4 FEBRUARY 2014 (ORCNS) - The Electorate of Trier, located in modern-day Germany on the banks of the Moselle River, was an important state of the Holy Roman Empire. Trier itself was once a Roman provincial capital known as Augusta Treverorum. Already an episcopal seat during the time of the Merovingian Dynasty, Charlemagne granted the bishops of Trier independence from local secular government. It was also during the reign of Charlemagne that the See was raised to the dignity of Archdiocese.
Map by de Wit of the Electorate of Trier
The territory was founded as an Electorate in 898, giving the Archbishop a vote in electing the Holy Roman Emperor. The Prince Archbishop also held the high Imperial office of Arch-Chancellor of Gaul, giving him administrative authority in the name of the Emperor over those lands. Other Prince Archbishop Electors included Mainz, Salzburg, and Cologne.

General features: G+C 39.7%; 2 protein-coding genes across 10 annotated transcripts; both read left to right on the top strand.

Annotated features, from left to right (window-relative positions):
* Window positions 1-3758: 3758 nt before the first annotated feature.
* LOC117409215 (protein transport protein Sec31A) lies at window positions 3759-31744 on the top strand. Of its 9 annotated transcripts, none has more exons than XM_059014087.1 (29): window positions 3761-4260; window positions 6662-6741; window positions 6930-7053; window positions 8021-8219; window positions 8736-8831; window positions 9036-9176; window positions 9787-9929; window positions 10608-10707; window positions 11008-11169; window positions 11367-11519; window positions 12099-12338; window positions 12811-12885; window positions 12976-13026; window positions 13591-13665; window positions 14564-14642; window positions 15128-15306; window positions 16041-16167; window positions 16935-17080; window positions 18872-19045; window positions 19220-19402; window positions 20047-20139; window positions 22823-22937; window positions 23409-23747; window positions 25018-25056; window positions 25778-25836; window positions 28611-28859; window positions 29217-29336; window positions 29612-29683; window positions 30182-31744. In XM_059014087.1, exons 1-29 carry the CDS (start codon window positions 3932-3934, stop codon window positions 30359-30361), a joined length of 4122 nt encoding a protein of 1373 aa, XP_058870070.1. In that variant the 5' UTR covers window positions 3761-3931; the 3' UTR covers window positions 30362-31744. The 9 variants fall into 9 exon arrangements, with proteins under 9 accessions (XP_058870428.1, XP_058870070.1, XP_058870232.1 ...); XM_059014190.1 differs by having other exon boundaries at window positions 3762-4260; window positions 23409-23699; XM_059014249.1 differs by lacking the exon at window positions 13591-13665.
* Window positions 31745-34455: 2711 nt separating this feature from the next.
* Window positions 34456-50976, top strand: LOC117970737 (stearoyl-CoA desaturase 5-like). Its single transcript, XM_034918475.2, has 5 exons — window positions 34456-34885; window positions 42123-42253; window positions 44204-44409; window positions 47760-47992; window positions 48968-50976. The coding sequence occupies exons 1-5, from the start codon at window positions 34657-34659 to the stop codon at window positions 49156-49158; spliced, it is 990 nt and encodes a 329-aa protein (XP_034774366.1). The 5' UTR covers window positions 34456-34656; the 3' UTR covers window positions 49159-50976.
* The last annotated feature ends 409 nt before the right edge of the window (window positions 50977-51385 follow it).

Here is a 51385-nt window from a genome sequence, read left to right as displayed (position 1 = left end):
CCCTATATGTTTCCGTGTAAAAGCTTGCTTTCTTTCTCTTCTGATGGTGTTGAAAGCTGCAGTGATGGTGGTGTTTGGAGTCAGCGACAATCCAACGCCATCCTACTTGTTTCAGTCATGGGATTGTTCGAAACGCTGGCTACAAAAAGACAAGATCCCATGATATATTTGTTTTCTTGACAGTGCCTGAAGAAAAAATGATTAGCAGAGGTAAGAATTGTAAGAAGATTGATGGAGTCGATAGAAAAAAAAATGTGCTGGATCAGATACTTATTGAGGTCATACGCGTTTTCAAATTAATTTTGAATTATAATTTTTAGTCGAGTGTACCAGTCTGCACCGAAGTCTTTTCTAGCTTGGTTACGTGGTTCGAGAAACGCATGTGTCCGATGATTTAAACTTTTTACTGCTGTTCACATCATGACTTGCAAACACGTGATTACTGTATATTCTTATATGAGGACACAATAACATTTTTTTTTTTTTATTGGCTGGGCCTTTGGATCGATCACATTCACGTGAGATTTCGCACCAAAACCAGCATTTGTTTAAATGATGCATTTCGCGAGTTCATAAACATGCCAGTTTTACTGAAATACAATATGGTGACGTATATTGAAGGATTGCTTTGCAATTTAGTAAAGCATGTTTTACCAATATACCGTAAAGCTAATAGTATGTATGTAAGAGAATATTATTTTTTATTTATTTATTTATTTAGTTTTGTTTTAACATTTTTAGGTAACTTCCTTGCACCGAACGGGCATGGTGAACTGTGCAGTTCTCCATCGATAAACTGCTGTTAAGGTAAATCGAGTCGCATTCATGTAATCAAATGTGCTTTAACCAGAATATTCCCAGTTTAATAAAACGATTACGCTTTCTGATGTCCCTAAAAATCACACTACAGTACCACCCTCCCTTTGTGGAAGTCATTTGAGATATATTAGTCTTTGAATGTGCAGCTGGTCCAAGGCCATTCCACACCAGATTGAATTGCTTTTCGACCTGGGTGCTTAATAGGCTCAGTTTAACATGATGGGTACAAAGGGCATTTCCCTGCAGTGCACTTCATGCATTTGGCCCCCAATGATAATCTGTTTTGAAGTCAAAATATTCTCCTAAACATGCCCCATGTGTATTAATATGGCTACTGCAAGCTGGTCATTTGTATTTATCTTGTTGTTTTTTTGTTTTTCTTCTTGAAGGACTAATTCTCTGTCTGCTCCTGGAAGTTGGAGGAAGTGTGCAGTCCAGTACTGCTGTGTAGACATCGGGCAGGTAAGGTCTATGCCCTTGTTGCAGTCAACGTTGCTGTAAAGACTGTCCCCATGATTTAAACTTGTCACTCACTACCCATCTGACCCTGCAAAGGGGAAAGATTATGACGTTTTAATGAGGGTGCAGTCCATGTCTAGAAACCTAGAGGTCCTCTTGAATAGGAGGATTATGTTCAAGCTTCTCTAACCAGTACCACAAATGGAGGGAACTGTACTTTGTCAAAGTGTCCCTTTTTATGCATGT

Prince Clemens of Sazony, last reigning Prince Archbishop of Trier
The State continued until 1801, when it was annexed by Napoleon as part of France. After Napoleon crowned himself Emperor, Trier was part of the Napoleonic Empire until it fall in 1815. Part of the electoral territory was also secularized and annexed in 1803 by the Princely County of Nassau-Weilburg. Today the Diocese of Trier is a spiritual See with no temporal or territorial jurisdiction. The titular Prince Archbishopric under the Holy Roman Empire continues as a part of the patrimony of the See of St. Stephen. The city of Trier itself remains peacefully in the Moselle River valley, about 15 km from the border with the Grand Duchy of Luxembourg. Several ancient Roman ruins remain, and the city boasts several museums. It is also home to the University of Trier, founded in 1473.
Old Roman Catholic News Service